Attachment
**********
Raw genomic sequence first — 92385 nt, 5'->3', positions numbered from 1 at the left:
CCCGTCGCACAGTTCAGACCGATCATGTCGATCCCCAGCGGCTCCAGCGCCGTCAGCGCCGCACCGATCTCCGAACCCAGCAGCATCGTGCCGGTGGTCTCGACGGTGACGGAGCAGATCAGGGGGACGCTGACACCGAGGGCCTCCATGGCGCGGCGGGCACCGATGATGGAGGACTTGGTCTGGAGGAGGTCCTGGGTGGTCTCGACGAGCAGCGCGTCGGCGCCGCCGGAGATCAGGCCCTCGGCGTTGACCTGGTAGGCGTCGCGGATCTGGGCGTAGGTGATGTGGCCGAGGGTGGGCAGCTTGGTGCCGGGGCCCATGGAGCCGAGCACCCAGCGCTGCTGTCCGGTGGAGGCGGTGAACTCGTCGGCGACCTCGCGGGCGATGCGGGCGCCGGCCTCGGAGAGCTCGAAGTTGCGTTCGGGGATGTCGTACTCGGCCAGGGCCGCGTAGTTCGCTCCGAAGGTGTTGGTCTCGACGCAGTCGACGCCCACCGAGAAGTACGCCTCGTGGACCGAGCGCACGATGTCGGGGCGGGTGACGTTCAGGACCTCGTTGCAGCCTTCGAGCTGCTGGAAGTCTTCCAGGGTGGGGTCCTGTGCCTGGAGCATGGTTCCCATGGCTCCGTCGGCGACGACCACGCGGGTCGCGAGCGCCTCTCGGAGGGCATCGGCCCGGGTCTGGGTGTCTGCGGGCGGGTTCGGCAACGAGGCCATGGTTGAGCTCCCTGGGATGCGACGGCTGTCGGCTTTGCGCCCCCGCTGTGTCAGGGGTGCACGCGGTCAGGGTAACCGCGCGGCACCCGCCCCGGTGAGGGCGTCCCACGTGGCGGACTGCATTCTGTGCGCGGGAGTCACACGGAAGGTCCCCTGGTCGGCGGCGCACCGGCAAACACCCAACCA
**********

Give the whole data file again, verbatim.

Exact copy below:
Raw genomic sequence first — 92385 nt, 5'->3', positions numbered from 1 at the left:
CCCGTCGCACAGTTCAGACCGATCATGTCGATCCCCAGCGGCTCCAGCGCCGTCAGCGCCGCACCGATCTCCGAACCCAGCAGCATCGTGCCGGTGGTCTCGACGGTGACGGAGCAGATCAGGGGGACGCTGACACCGAGGGCCTCCATGGCGCGGCGGGCACCGATGATGGAGGACTTGGTCTGGAGGAGGTCCTGGGTGGTCTCGACGAGCAGCGCGTCGGCGCCGCCGGAGATCAGGCCCTCGGCGTTGACCTGGTAGGCGTCGCGGATCTGGGCGTAGGTGATGTGGCCGAGGGTGGGCAGCTTGGTGCCGGGGCCCATGGAGCCGAGCACCCAGCGCTGCTGTCCGGTGGAGGCGGTGAACTCGTCGGCGACCTCGCGGGCGATGCGGGCGCCGGCCTCGGAGAGCTCGAAGTTGCGTTCGGGGATGTCGTACTCGGCCAGGGCCGCGTAGTTCGCTCCGAAGGTGTTGGTCTCGACGCAGTCGACGCCCACCGAGAAGTACGCCTCGTGGACCGAGCGCACGATGTCGGGGCGGGTGACGTTCAGGACCTCGTTGCAGCCTTCGAGCTGCTGGAAGTCTTCCAGGGTGGGGTCCTGTGCCTGGAGCATGGTTCCCATGGCTCCGTCGGCGACGACCACGCGGGTCGCGAGCGCCTCTCGGAGGGCATCGGCCCGGGTCTGGGTGTCTGCGGGCGGGTTCGGCAACGAGGCCATGGTTGAGCTCCCTGGGATGCGACGGCTGTCGGCTTTGCGCCCCCGCTGTGTCAGGGGTGCACGCGGTCAGGGTAACCGCGCGGCACCCGCCCCGGTGAGGGCGTCCCACGTGGCGGACTGCATTCTGTGCGCGGGAGTCACACGGAAGGTCCCCTGGTCGGCGGCGCACCGGCAAACACCCAACCA